Tractor-Trailer Underride Accidents Prompt Call for Additional Safety Regulations

Tractor-Trailer Underride Accidents Prompt Call for Additional Safety Regulations

Tractor-Trailer Underride Accidents Prompt Call for Additional Safety RegulationsEven if you’ve never heard the term “underride,” you can probably imagine what it means in the context of tractor-trailer accidents.  Picture the height of your car compared to the bottom of the truck right in front of you on the highway. If that truck slams on the brakes and you’re not able to stop in time, your car will slide under the back of the truck, with understandably devastating and gruesome consequences.

Underride is not only a danger for the back of big-rigs, but underride accidents can happen on the sides of trailers as well, such as when a truck jack-knifes. The National Highway Transportation Safety Administration (NHSTA) estimates that approximately four percent of all fatal tractor-trailer accidents involve passenger vehicle underride.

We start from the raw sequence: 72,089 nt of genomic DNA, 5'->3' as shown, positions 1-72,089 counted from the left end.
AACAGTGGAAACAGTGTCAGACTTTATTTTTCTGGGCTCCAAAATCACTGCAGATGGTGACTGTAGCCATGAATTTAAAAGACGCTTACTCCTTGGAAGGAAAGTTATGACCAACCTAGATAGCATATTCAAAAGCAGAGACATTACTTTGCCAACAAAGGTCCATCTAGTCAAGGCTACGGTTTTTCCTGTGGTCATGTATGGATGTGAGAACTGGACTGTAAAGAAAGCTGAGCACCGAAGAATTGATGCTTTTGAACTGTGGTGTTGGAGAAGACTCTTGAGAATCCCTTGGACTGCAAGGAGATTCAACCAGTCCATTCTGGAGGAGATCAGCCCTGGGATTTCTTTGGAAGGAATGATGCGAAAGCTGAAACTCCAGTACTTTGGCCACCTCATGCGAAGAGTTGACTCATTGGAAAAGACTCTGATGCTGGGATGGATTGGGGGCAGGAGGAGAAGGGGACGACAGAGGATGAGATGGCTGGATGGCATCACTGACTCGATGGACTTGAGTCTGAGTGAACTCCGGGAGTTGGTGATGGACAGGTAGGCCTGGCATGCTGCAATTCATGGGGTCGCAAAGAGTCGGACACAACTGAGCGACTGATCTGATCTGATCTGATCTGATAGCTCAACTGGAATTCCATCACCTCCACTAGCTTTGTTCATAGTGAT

Underride accidents can happen for a number of reasons, including:

  • Poor visibility
  • Truck driver negligence when changing lanes or braking
  • Defective rear underride guards
  • Multicar pileups that push a car into the back of a big-rig

While federal regulations require that almost all commercial trucks have rear underride guards and reflective equipment, they aren’t currently required on “single unit trucks,” (SUTs), which are trucks with a gross vehicle weight rating (GVWR) greater than 10,000 pounds with no trailer.

Given that an underride accident with an SUT can be just as horrific as one with an 18-wheeler or tractor-trailer, the lack of protective guards and reflective material doesn’t make sense. The NHSTA agrees, which is why they are in the process of writing new regulations that would require rear impact guards and reflective tape on the side and rear of all new SUTs.